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Illustrated by the students of the Primary School of Dimitritsi, Greece for the eTwinning science project

1. Medusa, Perseus and‌. Mirrors

Medusa was a terrible monster. On her head she had snakes instead of hair and she was so hideous that anyone who looked at her turned into stone.

Many brave men tried to slain this cunning creature but failed.

Perseus, the son of Zeus and the princess Danae, decided to confront the notorious monster.

He put on his magic sandals and flew to the island where Medusa lived.

With him, Perseus carried

Athena, from Acropolis

the shinny shield of the goddess Athena. Once he found Medusa, Perseus did not look directly at the creature’s face but instead used his shield as a mirror to see through it.

He thus cut the monster’s head, put it in a sack and returned home victorious.

2. Narcissus and the…. Mirror

Narcissus or Narkissos (Greek: Νάρκισσος), was a very handsome hunter He was so headsome that every girl he met fell in love with him. Unfortunately, he liked nobody but himself. In the end he was punished for his arrogance and his cold heart. One day as Narcissos hunted in the woods, he came to a quit pool.

He was very thirsty and he bent down to drink. Suddenly, he stopped and stared, for in the mirroring surface of the water he saw the handsomest face he had ever seen. He smiled and the handsome face smiled back at him. Joyfully he nodded and so did the stranger in the water.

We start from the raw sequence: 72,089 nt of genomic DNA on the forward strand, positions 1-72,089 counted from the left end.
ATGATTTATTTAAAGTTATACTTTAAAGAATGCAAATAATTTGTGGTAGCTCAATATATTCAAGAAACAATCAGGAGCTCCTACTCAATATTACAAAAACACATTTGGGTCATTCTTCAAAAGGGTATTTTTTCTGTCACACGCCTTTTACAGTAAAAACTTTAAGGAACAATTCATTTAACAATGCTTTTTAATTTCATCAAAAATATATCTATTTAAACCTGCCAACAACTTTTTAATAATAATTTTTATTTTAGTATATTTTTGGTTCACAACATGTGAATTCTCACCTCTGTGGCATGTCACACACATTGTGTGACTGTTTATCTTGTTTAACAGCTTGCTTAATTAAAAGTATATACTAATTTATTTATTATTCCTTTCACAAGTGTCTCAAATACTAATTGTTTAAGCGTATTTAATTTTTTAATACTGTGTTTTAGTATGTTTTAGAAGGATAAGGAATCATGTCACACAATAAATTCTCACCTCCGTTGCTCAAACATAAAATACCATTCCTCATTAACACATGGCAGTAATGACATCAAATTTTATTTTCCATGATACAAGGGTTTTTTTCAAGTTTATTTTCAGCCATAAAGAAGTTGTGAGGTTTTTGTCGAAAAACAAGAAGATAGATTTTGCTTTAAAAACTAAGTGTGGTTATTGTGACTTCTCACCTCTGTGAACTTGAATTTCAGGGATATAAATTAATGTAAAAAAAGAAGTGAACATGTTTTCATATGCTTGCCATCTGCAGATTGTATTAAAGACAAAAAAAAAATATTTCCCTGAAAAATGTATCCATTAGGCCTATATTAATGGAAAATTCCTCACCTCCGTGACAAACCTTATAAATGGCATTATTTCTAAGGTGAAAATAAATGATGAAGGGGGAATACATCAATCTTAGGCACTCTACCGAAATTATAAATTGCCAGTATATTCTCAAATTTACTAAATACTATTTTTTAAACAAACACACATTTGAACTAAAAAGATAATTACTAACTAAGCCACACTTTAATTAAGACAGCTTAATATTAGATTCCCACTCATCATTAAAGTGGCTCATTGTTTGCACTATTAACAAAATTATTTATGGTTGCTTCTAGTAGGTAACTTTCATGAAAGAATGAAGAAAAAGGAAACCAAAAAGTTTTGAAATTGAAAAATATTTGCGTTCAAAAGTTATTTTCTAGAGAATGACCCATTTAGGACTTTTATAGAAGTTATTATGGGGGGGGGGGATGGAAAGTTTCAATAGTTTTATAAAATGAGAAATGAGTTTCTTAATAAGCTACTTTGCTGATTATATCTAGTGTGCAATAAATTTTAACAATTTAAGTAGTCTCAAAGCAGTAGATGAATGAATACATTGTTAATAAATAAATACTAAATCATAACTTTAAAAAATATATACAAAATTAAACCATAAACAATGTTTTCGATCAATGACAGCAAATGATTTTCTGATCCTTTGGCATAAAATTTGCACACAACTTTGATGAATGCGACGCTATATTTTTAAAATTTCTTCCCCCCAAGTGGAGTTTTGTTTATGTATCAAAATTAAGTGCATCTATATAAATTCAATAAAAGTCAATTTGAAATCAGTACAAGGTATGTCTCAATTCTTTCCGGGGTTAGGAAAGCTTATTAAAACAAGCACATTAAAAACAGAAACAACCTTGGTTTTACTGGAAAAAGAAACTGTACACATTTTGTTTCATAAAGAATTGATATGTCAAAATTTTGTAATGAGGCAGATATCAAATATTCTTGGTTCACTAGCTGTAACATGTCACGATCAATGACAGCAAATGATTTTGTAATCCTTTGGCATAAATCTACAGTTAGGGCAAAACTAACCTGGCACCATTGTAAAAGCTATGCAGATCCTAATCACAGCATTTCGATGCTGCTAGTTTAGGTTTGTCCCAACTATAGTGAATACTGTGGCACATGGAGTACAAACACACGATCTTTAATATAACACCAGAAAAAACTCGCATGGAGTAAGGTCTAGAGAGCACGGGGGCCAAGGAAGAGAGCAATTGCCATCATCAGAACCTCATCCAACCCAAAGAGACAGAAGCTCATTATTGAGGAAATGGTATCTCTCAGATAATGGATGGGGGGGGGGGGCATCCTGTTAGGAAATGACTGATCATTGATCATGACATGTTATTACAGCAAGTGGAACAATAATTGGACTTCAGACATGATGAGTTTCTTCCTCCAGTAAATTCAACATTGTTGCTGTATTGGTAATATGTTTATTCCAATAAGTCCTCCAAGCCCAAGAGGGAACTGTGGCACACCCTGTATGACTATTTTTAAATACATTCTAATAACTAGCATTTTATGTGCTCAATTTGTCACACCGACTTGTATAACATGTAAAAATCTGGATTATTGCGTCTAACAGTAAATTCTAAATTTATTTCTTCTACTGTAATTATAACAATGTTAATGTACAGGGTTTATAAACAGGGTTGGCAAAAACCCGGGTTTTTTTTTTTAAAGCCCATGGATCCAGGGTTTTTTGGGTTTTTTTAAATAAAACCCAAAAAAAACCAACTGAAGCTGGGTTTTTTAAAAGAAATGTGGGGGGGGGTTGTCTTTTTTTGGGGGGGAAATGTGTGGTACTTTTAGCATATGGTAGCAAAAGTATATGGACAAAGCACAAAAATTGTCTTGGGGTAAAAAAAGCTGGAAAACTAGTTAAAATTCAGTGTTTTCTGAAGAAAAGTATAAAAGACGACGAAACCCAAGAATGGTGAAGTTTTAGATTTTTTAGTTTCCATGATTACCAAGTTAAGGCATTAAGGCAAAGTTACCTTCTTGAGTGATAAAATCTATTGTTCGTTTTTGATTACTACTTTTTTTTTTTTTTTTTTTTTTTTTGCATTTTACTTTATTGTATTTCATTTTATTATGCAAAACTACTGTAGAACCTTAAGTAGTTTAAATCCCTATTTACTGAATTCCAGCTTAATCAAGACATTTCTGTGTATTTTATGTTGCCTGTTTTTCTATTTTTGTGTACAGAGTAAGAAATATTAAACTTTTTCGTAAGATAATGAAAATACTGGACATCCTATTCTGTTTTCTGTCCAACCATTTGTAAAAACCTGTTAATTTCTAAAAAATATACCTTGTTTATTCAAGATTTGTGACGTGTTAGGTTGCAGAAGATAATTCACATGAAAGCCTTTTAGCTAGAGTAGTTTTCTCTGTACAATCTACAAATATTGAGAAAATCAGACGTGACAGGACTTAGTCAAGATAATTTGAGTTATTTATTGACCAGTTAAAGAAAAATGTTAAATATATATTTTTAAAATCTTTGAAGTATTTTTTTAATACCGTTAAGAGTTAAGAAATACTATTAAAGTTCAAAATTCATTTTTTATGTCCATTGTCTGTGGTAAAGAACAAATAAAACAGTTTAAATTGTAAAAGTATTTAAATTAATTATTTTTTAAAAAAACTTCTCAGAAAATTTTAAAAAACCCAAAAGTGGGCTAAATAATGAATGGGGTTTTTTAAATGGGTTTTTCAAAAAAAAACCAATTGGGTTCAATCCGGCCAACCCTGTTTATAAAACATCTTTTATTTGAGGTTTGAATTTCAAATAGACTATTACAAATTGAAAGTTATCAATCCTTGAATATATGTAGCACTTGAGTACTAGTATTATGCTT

“I love you,� said Narcissus to the handsome face. He could not do anything else. He was spellbound by the handsome stranger in the water. He did not know that it was his own image that he had fallen in love with and he sat smiling at himself, forgetting to eat, forgetting to drink, until he wasted away and died.

In the place where Narcissus had been sitting the lovely Narcissus flower sprang up. Until now it blooms early in the spring and is often found in damp soil nearto a pond. The stem bends just before the blossom, tilting it so the blossom faces out or down rather than up. According to myth, this is because Narcissus was gazing down at his reflection when he was transformed into the flower.

Narcissism is named after Narcissus, and both derive from the Greek word narke "numb" from which we also get the word narcotic. This myth teaches us how the ancient Greek gods had used the water as a mirror to punish Narcissus for vanity, callousness and insensitivity, as he was emotionally numb to the entreaties of those who fell in love with his beauty.

For the eTwinning science project

Greek myths about mirrors  

a study for the eTwinning project PHENOMENA

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